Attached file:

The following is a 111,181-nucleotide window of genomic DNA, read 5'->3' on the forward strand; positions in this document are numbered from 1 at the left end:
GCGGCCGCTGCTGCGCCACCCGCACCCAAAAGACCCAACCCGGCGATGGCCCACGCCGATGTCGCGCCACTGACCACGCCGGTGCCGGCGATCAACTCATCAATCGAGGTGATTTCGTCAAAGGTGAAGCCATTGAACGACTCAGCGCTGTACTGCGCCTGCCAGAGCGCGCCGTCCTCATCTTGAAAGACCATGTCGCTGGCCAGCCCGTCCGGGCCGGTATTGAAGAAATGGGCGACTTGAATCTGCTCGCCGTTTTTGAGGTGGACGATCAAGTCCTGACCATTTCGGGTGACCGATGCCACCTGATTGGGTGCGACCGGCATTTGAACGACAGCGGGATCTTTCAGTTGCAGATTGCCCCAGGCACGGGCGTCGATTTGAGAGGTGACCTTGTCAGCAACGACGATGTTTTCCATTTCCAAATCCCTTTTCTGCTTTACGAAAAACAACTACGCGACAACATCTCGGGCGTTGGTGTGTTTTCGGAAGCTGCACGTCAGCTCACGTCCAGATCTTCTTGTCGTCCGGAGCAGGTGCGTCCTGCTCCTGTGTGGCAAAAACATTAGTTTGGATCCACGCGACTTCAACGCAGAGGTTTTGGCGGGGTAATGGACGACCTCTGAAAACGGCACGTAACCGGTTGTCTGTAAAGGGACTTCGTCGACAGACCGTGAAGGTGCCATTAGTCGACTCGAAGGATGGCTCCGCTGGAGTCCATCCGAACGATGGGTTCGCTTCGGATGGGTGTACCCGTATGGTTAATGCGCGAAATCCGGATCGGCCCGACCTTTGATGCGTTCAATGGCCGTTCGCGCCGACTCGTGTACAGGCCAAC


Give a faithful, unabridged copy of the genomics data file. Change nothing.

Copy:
The following is a 111,181-nucleotide window of genomic DNA, read 5'->3' on the forward strand; positions in this document are numbered from 1 at the left end:
GCGGCCGCTGCTGCGCCACCCGCACCCAAAAGACCCAACCCGGCGATGGCCCACGCCGATGTCGCGCCACTGACCACGCCGGTGCCGGCGATCAACTCATCAATCGAGGTGATTTCGTCAAAGGTGAAGCCATTGAACGACTCAGCGCTGTACTGCGCCTGCCAGAGCGCGCCGTCCTCATCTTGAAAGACCATGTCGCTGGCCAGCCCGTCCGGGCCGGTATTGAAGAAATGGGCGACTTGAATCTGCTCGCCGTTTTTGAGGTGGACGATCAAGTCCTGACCATTTCGGGTGACCGATGCCACCTGATTGGGTGCGACCGGCATTTGAACGACAGCGGGATCTTTCAGTTGCAGATTGCCCCAGGCACGGGCGTCGATTTGAGAGGTGACCTTGTCAGCAACGACGATGTTTTCCATTTCCAAATCCCTTTTCTGCTTTACGAAAAACAACTACGCGACAACATCTCGGGCGTTGGTGTGTTTTCGGAAGCTGCACGTCAGCTCACGTCCAGATCTTCTTGTCGTCCGGAGCAGGTGCGTCCTGCTCCTGTGTGGCAAAAACATTAGTTTGGATCCACGCGACTTCAACGCAGAGGTTTTGGCGGGGTAATGGACGACCTCTGAAAACGGCACGTAACCGGTTGTCTGTAAAGGGACTTCGTCGACAGACCGTGAAGGTGCCATTAGTCGACTCGAAGGATGGCTCCGCTGGAGTCCATCCGAACGATGGGTTCGCTTCGGATGGGTGTACCCGTATGGTTAATGCGCGAAATCCGGATCGGCCCGACCTTTGATGCGTTCAATGGCCGTTCGCGCCGACTCGTGTACAGGCCAAC